Understanding, interests and informed consent: a reply to Sreenivasan

Journal of Medical Ethics 41 (4):327-331 (2015)
Download Edit this record How to cite View on PhilPapers
Abstract
It is widely agreed that the view of informed consent found in the regulations and guidelines struggles to keep pace with the ever-advancing enterprise of human subjects research. Over the last 10 years, there have been serious attempts to rethink informed consent so that it conforms to our considered judgments about cases where we are confident valid consent has been given. These arguments are influenced by an argument from Gopal Sreenivasan, which apparently shows that a potential participant's consent to research participation can be perfectly valid even if she fails to understand the risk-benefit profile of the study. I argue that Sreenivasan's argument fails. The set of clinical trials that is supposed to be ethical in the face of this kind of ignorance is empty. However, I argue that his argument is nonetheless instructive in allowing us to identify three important but neglected areas for future conceptual research on informed consent. I close by arguing that research on these identified questions promises to yield a defensible view of consent, lessen the burden of ambiguity on researchers attempting to obtain consent to research participation, and facilitate socially valuable research.
PhilPapers/Archive ID
BROUIA
Revision history
Archival date: 2017-11-14
View upload history
References found in this work BETA
A History and Theory of Informed Consent.Faden, Ruth R. & Beauchamp, Tom L.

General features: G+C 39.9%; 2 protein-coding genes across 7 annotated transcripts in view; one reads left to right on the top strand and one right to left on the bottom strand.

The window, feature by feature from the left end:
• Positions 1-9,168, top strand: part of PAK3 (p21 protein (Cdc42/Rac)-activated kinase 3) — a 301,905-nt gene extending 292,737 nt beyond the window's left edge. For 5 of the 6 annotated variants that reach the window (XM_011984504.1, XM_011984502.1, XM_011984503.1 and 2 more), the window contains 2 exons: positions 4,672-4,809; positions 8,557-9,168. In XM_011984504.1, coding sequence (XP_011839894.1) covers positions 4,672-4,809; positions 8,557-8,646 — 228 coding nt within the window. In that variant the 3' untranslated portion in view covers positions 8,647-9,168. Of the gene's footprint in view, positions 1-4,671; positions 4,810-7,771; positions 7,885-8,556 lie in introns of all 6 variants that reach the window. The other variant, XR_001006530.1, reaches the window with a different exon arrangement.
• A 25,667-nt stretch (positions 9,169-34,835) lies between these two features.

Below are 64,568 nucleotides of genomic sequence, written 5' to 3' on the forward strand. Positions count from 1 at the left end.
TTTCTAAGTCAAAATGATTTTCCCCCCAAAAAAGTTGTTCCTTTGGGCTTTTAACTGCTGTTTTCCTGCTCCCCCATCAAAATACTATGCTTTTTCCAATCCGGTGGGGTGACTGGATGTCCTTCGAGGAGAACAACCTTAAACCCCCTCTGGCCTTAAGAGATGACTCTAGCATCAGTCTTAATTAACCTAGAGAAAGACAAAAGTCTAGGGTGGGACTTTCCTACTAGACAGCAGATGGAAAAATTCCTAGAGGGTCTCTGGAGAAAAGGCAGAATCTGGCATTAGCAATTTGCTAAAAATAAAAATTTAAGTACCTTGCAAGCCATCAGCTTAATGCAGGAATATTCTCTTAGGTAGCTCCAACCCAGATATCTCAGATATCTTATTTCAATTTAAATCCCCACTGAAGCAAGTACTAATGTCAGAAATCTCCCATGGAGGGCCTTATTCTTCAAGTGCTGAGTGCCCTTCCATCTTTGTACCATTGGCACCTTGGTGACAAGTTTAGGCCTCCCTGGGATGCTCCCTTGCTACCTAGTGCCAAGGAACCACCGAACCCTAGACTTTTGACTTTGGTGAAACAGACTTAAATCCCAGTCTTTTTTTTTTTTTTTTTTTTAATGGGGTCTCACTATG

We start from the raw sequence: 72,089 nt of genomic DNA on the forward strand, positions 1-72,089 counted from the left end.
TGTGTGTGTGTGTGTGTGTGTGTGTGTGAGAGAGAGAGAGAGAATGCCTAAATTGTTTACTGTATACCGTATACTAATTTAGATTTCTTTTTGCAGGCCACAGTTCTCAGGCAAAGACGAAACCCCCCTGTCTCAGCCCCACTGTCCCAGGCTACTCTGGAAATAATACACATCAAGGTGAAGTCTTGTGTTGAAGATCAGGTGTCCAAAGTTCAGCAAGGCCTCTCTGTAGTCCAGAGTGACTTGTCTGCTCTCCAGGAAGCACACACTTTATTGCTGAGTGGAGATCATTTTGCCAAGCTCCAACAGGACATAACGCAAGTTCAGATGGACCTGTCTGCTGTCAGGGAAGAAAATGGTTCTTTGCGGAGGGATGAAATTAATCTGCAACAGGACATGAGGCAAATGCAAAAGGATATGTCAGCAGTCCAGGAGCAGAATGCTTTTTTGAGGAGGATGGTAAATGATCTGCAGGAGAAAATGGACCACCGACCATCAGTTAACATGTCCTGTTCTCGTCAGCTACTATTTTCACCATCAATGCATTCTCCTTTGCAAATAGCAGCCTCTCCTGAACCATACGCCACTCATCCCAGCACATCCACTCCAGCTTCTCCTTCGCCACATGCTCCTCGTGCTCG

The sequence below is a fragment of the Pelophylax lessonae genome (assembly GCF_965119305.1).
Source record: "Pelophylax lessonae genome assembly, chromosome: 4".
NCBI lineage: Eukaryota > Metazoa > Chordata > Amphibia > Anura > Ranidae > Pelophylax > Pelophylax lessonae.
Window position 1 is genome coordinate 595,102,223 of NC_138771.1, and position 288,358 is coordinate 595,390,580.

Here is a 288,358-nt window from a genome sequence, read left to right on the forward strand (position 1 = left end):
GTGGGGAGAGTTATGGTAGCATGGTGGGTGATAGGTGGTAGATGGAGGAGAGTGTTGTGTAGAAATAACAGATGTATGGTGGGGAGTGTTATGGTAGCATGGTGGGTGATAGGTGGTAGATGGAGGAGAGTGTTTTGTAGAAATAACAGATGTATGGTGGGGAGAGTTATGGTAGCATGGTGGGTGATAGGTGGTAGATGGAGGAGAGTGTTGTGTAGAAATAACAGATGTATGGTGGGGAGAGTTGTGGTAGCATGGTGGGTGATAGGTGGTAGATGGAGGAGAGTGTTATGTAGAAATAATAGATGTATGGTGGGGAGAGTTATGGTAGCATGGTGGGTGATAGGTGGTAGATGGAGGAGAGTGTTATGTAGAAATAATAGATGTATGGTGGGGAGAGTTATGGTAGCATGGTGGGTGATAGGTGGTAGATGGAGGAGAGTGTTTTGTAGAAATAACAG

False Hopes and Best Data: Consent to Research and the Therapeutic Misconception.Appelbaum, Paul S.; Roth, Loren H.; Lidz, Charles W.; Benson, Paul & Winslade, William

View all 16 references / Add more references

Citations of this work BETA
Understanding, Communication, and Consent.Millum, Joseph & Bromwich, Danielle
Informed Consent: A Matter of Aspiration Since 1966.Wieten, Sarah; Blythe, Jacob & Magnus, David
What is in a Name? Parent, Professional and Policy-Maker Conceptions of Consent-Related Language in the Context of Newborn Screening.Nicholls, Stuart G.; Etchegary, Holly; Tessier, Laure; Simmonds, Charlene; Potter, Beth K.; Brehaut, Jamie C.; Pullman, Daryl; Hayeems, Robin Z.; Zelenietz, Sari; Lamoureux, Monica; Milburn, Jennifer; Turner, Lesley; Chakraborty, Pranesh & Wilson, Brenda J.
Destigmatising the Placebo Effect.Arnold, Mark H.; Finniss, Damien G. & Kerridge, Ian

View all 6 citations / Add more citations

Added to PP index
2014-04-26

Total views
149 ( #20,381 of 42,124 )

Recent downloads (6 months)
29 ( #21,459 of 42,124 )

How can I increase my downloads?

Downloads since first upload
This graph includes both downloads from PhilArchive and clicks to external links.